Maurice Saatchi turns on monster networks

Maurice Saatchi, one of the earliest driving forces behind the globalisation of the advertising industry, has dropped a bombshell by admitting that his vision has failed to materialise.

He claimed the concept is being undermined by an "unspoken conspiracy" among the communications supergroups to commoditise creativity in order to achieve cost efficiencies.

Speaking in Sydney, the M&C Saatchi founding partner stunned industry watchers with his warning that the agency network structure he pioneered in the early 80s had become a "Frankenstein monster".

The admission marks an about-face by Saatchi, who built his plans on transforming Saatchi & Saatchi into a network that could match the demands of multinational clients on the theories of Harvard Business School's Professor Ted Levitt.

It was Levitt's advocacy of companies learning to operate as if the world were a single market, ignoring superficial regional and national differences, that inspired the Saatchi brothers to build a network that would mirror the trend.

But, last week, Saatchi claimed that vested interests among the global agency groups had subverted his global dream. "We took this up and became prominent exponents of this new business. But we are just beginning to feel maybe that the phase has run its course," he said.

"The networks' thinking is that if they can eliminate creativity as a discriminator between agencies, they can sell bundled-up services at a discount price."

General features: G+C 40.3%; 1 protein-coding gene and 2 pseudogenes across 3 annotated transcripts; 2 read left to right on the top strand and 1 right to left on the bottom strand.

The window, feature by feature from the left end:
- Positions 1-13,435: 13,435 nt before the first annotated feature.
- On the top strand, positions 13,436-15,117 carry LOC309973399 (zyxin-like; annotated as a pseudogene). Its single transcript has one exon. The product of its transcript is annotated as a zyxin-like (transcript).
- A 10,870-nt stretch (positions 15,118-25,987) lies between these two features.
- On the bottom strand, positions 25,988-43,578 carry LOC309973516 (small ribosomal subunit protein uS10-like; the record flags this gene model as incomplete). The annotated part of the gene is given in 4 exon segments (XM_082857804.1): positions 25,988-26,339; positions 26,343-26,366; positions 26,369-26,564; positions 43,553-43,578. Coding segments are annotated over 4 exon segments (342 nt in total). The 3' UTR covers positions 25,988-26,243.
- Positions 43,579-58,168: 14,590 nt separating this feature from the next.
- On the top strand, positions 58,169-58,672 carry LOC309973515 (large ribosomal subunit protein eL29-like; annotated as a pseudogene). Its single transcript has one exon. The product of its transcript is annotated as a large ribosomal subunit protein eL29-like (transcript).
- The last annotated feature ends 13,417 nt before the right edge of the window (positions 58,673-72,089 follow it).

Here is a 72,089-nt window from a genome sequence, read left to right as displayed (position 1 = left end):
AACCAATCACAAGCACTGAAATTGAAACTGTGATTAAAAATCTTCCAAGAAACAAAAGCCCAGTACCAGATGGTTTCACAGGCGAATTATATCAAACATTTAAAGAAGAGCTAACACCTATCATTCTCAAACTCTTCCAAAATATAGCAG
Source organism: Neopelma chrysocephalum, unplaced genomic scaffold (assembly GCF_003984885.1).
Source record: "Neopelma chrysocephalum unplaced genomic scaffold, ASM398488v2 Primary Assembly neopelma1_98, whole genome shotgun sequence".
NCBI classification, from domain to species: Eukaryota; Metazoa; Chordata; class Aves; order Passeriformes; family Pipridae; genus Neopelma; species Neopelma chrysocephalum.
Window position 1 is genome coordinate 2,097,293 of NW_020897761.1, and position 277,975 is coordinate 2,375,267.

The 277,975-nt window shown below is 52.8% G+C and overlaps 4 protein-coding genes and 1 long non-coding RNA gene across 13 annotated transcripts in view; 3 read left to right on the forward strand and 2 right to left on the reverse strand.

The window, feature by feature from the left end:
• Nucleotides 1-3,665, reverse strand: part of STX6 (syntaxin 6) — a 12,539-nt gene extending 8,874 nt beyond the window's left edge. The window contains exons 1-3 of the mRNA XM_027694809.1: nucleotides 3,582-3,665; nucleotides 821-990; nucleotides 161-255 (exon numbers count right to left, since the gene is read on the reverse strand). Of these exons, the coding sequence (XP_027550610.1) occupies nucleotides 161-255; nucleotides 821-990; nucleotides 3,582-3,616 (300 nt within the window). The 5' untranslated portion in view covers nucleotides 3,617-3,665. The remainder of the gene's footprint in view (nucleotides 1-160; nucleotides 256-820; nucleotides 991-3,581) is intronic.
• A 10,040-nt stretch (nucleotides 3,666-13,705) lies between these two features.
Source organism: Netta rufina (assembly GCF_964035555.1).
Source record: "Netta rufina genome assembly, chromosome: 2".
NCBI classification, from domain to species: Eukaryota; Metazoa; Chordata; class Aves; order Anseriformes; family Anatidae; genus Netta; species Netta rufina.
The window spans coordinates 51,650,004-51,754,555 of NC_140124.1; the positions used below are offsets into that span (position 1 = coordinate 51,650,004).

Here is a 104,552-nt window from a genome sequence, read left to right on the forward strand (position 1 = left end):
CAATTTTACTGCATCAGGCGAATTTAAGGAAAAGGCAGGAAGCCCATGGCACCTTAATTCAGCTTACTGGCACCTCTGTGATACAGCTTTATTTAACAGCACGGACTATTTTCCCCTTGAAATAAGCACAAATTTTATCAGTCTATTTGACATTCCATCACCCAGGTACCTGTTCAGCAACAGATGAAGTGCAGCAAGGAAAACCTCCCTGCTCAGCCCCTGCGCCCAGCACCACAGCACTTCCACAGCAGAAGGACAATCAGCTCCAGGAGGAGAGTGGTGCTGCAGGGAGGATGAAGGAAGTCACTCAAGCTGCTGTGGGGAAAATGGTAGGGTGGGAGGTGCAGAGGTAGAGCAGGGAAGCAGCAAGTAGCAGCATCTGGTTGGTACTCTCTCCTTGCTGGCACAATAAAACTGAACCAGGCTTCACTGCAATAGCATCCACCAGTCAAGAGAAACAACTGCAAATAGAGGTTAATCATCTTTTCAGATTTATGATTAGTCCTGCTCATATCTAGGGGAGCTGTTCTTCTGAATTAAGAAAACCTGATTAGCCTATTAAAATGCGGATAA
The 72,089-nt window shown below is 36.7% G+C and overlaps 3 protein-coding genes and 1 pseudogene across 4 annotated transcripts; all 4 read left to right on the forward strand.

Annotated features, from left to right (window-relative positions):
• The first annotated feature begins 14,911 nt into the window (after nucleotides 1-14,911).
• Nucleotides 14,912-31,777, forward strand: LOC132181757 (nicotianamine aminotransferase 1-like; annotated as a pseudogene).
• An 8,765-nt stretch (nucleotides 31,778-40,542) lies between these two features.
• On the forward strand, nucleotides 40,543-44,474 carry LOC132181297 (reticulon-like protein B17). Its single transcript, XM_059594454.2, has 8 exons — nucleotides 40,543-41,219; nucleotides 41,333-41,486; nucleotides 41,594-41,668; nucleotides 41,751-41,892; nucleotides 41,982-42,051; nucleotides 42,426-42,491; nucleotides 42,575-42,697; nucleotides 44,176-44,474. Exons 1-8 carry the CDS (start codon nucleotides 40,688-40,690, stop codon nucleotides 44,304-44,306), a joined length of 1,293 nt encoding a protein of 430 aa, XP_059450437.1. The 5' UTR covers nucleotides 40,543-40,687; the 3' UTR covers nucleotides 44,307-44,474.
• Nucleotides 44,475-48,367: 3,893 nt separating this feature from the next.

Saatchi's criticisms come at a time when the growing use of procurement departments in reviews has drawn sharp criticism from the ad industry.

Faced with the prospect of little economic growth, the groups have been forced to produce better margins through cost efficiencies while running the risk of alienating clients who don't believe "one-stop" shopping has lived up to its promises.

Saatchi's associates were stressing this week that he was not predicting the break-up of holding companies, only that they would have to rethink their offerings as their networks became interchangeable and their distinctive creative characters were lost.

"While it's true that we were advocates of a global approach and we still are, we always took the view that it is possible to impose on the priority of creative importance," Saatchi added. "Although that was very hard to do, we were devoted to it as a mission, a cause."

This, he insisted, was very different from what was happening now when advertising was being sold on price in a way that wasn't dreamt of in earlier times.

Nor was the downplaying of creativity lost on clients. "This is the last thing they want to happen to advertising," Saatchi said. "They know the perils of commodity markets in their own businesses."

- Perspective, p27.


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